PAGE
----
Of all the great cataclysms that can happen in the Universe, almost nothing compares to the death of even a small star like our sun.
We can predict with a fair amount of certainty that our sun will die in about five billion years, and we can also predict just exactly how it will die.
We cannot, of course, watch the entire 10-billion-year lifespan of a star.
However, we can wander through the forest where there are many oaks going through various stages of life. Here we will see acorns on the ground, the saplings they produce, the tall, mature oak and its decaying corpse on the ground.
The Milky Way galaxy contains in excess of 300 billion stars. You’re bound to see every kind of star at every stage of its life from even casual observations.
As it turns out, stars about the size of our sun often leave beautiful emblems of their deaths — fitting funeral wreaths to the graves of giant thermonuclear reactions that exploded for billions of years.
Our own sun has settled comfortably into the prime of its life, a respectable and long-lasting middle age. The sun is a stable inferno fusing hydrogen into helium and releasing the energy that gives light and heat to the earth.
It will not always be that way, and we can look to objects like the Ring Nebula to give ourselves an inkling of what is in store.
Look almost straight overhead, and you’ll see the bright star Vega. Hanging almost straight east is a small parallelogram of stars. You’ve found the constellation Lyra.
Visible in binoculars halfway between the two stars farthest from Vega in the parallelogram is a fuzzy, star-like point of light. At medium magnification through a telescope, that point will expand into a smoke ring in space called the Ring Nebula (M57 in the Messier catalog).
The Ring is really a shell of gas and dust surrounding what is left of a star that has reached the end of its life cycle.
They are called planetary nebulae because their disk-like appearance bears a superficial resemblance to planets in small telescopes.
They got that way because a star ran out of hydrogen fuel to burn, swelling to 1,000 times its former size. Planets as far as the earth is from the sun would be exposed to the thousands of degrees temperature of the star’s atmosphere. The planet would remain but its water and atmosphere would vaporize into space. In five billion years our planet will French fry.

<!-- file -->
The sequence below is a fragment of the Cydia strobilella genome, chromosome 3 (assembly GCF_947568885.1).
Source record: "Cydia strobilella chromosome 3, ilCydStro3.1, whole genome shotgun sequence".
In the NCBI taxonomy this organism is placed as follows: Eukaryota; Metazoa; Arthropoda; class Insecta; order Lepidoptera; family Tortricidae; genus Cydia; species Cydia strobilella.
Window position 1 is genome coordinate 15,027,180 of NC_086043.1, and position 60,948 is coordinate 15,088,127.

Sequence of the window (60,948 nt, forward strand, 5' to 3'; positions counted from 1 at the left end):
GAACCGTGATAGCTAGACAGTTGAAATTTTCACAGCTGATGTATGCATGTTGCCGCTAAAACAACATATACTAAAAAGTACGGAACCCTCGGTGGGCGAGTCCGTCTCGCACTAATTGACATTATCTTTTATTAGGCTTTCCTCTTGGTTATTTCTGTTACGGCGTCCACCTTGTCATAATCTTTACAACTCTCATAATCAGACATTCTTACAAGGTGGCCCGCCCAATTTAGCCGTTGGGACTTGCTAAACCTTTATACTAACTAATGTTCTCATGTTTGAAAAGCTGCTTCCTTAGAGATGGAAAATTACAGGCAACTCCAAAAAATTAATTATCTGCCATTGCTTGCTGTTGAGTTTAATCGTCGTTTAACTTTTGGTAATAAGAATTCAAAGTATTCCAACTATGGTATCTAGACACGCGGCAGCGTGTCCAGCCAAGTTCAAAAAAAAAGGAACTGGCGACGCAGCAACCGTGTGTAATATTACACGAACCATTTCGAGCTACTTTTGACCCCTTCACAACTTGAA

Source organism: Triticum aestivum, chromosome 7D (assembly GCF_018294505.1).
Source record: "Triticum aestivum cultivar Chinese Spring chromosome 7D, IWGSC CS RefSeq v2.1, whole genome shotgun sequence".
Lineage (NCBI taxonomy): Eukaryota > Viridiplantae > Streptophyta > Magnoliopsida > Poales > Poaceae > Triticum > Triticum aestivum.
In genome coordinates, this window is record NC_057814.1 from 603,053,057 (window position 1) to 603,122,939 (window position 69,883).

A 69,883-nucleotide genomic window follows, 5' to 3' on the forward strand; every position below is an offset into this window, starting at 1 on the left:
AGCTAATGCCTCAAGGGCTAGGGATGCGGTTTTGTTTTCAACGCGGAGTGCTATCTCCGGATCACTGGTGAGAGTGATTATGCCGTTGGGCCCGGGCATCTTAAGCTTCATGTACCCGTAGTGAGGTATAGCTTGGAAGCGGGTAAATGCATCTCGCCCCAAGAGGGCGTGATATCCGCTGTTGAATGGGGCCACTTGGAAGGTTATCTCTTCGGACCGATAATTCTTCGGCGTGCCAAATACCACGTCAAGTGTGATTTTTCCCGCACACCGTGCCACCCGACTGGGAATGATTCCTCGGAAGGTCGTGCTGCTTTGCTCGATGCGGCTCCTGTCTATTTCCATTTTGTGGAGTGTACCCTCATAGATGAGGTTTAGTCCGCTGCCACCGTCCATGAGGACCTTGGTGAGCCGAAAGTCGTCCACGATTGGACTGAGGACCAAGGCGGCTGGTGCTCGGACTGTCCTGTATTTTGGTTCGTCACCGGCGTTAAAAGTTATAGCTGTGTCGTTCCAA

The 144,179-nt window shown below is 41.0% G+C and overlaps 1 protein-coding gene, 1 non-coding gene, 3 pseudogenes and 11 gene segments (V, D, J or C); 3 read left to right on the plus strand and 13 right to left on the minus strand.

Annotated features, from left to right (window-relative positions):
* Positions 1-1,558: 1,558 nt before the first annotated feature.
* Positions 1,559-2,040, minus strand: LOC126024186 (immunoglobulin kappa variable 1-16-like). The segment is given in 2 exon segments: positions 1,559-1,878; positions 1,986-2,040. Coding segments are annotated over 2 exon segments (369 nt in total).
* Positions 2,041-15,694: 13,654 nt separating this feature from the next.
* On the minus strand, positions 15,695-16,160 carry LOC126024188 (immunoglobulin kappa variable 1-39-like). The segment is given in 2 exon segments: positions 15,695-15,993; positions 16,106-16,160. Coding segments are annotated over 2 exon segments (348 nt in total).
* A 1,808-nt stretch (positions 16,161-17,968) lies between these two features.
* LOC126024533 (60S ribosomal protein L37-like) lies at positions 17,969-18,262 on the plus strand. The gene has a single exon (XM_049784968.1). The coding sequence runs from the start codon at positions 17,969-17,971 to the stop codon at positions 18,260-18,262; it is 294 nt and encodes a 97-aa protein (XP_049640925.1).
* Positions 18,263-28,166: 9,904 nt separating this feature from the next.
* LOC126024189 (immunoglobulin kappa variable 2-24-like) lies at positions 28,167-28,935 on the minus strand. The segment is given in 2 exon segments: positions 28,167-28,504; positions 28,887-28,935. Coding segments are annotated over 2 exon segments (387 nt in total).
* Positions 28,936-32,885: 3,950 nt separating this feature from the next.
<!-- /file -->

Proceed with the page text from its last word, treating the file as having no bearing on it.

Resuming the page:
Soon thereafter (in millions, not billions of years), stars like our sun then eject about 10 or 20 percent of their substance into space at up to 15 miles per second to form a shell of gas like the Ring Nebula. The star that remains collapses to a super-dense ball only the size of Earth but with a mass almost as great as the original star. That so-called white dwarf eventually fades to cold blackness.
In the meantime, the shell of gas continues to expand. After a mere 100,000 years or so, it is too faint to be seen.
Our own sun will die soon, in only 5 billion years or so. A typical species on Earth is lucky if it survives 100 million years. It’s hard to imagine humans lasting any longer than that.
Still, we’re the ones with the big brains. If our intelligence doesn’t kill us first, it might eventually ensure our survival for a long time.
I know it’s presumptuous of me, but I would like to think that humans will have solved their problems and still be around in five billion years.
If we do, surely we will have developed the ability to leave our doomed solar system to find a new home among the stars.
Perhaps some day, a human mother, unimaginably in advance of our puny notion of what is human, will show her children a faint smoke ring of light and say, “There is the place where humans first trod, from which the human seed first spread among the stars.”
Jupiter peeps above the eastern horizon by 10:30 p.m. or so, but you should wait until it’s a bit higher — at least midnight or so — to look at it in binoculars or a telescope. Binos show two to four of its brightest moons lined up close to the planet. A telescope reveals the planets parallel cloud bands.
Mars, the sort-of-red planet, rises in the northeast around 2:50 a.m. Look for it low in that direction just before morning twilight.
Rarely seen Mercury makes an appearance next week. Stay tuned for details.